Scalped/Injured Chicken

titosfarm

In the Brooder
Jan 9, 2022
17
47
46
South Carolina
We have a game hen who has recently been having wing issues, resulting in mobility problems. We have been treating the wing as best as we can, however today we went down and one of the other hens had got to her. Her skin is literally peeled back on her head and her face is pretty tore up. We keep her separated, gave her food and water, and loaded her up with vet recommended poultry spray. Any suggestions??
 

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azygous

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12 Years
Dec 11, 2009
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The pink elastic bandages kind of remind me of the 70s when people would use duct tape to try to stop the down from escaping their jacket. Seriously, take it off of her. It's what is calling attention to her and making her stand out to the others as unfamiliar.

The scalp wound will heal if you do these things:

1. Treat for shock as the number one step. Give warm Gatoraid or mix a half teaspoon of sugar into a fourth of a cup of warm water with a pinch of salt and baking soda. Have the patient drink it all or syringe it into the beak.

2. Flush the wound well with saline. This is better than soap and water as it maintains the PH of the tissues. But warm soap and water will do. You need to wash away the bacteria from the wound.

3. Inspect the wound carefully. If it has a skin flap dangling, keep that. Do not cut it off. Look for bite, tear or puncture marks indicating a puncture wound. If you see this, the patient will need an oral antibiotic such as amoxicillin. Bacteria from the predator’s mouth can be injected deep into tissue and can kill in as little as 24 to 48 hours. You can order this https://www.kvsupply.com/item/aqua-mox-250mg-capsules-100-count/P06184/250mg once a day for ten days. Or you may be able to find this or something similar at TSC or a pet store.

4. Spray with Vetericyn wound treament and let dry. Use a topical antibiotic ointment such as Neosporin or a generic without pain killer in it to coat the wound. If there's a skin flap, lay it across the wound that has just been coated with the ointment. Then smooth on a generous amount over the top of the skin flap to hold it in place.

5. It's useless to try to stitch a wound on a chicken. Don't even try. It's also useless to try to bandage a wound other than on the feet. The chicken will not tolerate it. It will be pulled off faster than you can blink an eye.

6. Clean the wound every day following the above steps. Keep the wound covered with the ointment. Never allow the wound to get dried out or it will not heal.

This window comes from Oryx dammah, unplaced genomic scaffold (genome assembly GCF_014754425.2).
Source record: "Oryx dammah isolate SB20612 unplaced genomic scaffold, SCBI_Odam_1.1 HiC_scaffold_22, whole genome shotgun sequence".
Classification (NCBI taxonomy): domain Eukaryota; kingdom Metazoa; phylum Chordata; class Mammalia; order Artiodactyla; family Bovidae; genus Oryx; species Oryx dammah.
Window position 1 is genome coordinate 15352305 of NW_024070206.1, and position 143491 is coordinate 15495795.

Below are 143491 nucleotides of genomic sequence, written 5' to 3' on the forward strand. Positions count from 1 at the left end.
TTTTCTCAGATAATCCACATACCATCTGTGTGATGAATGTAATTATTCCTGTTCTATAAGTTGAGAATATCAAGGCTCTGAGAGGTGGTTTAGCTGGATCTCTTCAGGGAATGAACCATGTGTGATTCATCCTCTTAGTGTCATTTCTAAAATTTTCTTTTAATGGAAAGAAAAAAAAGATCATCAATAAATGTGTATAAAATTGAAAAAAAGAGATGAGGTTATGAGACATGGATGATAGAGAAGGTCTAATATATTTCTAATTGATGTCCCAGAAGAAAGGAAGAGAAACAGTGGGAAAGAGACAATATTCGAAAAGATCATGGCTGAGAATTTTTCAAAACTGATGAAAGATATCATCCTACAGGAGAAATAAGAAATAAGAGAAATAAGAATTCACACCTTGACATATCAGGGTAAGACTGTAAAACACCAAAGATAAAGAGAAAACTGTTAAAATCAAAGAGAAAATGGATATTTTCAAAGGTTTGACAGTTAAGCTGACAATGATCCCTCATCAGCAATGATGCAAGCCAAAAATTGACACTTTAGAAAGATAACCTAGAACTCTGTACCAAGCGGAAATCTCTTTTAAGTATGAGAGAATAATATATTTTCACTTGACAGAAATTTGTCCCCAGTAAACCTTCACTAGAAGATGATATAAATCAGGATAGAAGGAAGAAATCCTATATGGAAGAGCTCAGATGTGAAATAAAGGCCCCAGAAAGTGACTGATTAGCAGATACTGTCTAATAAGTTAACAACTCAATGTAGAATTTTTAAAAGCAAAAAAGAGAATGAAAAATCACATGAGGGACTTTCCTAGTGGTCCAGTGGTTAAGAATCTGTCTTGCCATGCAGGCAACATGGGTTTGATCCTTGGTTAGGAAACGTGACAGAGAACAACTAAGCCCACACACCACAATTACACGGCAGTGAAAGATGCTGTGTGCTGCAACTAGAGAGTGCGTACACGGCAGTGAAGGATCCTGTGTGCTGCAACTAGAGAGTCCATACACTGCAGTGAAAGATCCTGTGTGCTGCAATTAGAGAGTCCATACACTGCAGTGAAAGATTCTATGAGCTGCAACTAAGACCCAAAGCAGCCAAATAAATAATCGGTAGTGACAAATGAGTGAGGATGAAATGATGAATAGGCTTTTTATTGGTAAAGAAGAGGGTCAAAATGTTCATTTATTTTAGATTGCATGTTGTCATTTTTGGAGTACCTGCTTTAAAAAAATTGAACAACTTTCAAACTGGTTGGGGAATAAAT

titosfarm

In the Brooder
Jan 9, 2022
17
47
46
South Carolina
The pink elastic bandages kind of remind me of the 70s when people would use duct tape to try to stop the down from escaping their jacket. Seriously, take it off of her. It's what is calling attention to her and making her stand out to the others as unfamiliar.

The scalp wound will heal if you do these things:

1. Treat for shock as the number one step. Give warm Gatoraid or mix a half teaspoon of sugar into a fourth of a cup of warm water with a pinch of salt and baking soda. Have the patient drink it all or syringe it into the beak.

2. Flush the wound well with saline. This is better than soap and water as it maintains the PH of the tissues. But warm soap and water will do. You need to wash away the bacteria from the wound.

3. Inspect the wound carefully. If it has a skin flap dangling, keep that. Do not cut it off. Look for bite, tear or puncture marks indicating a puncture wound. If you see this, the patient will need an oral antibiotic such as amoxicillin. Bacteria from the predator’s mouth can be injected deep into tissue and can kill in as little as 24 to 48 hours. You can order this https://www.kvsupply.com/item/aqua-mox-250mg-capsules-100-count/P06184/250mg once a day for ten days. Or you may be able to find this or something similar at TSC or a pet store.

4. Spray with Vetericyn wound treament and let dry. Use a topical antibiotic ointment such as Neosporin or a generic without pain killer in it to coat the wound. If there's a skin flap, lay it across the wound that has just been coated with the ointment. Then smooth on a generous amount over the top of the skin flap to hold it in place.

5. It's useless to try to stitch a wound on a chicken. Don't even try. It's also useless to try to bandage a wound other than on the feet. The chicken will not tolerate it. It will be pulled off faster than you can blink an eye.

6. Clean the wound every day following the above steps. Keep the wound covered with the ointment. Never allow the wound to get dried out or it will not heal.
The wrap is only on there to keep her wings by her side! We did not have it on her while she was around other chickens, only when she’s by herself. We will make sure to do all of that, thank you so much.
 

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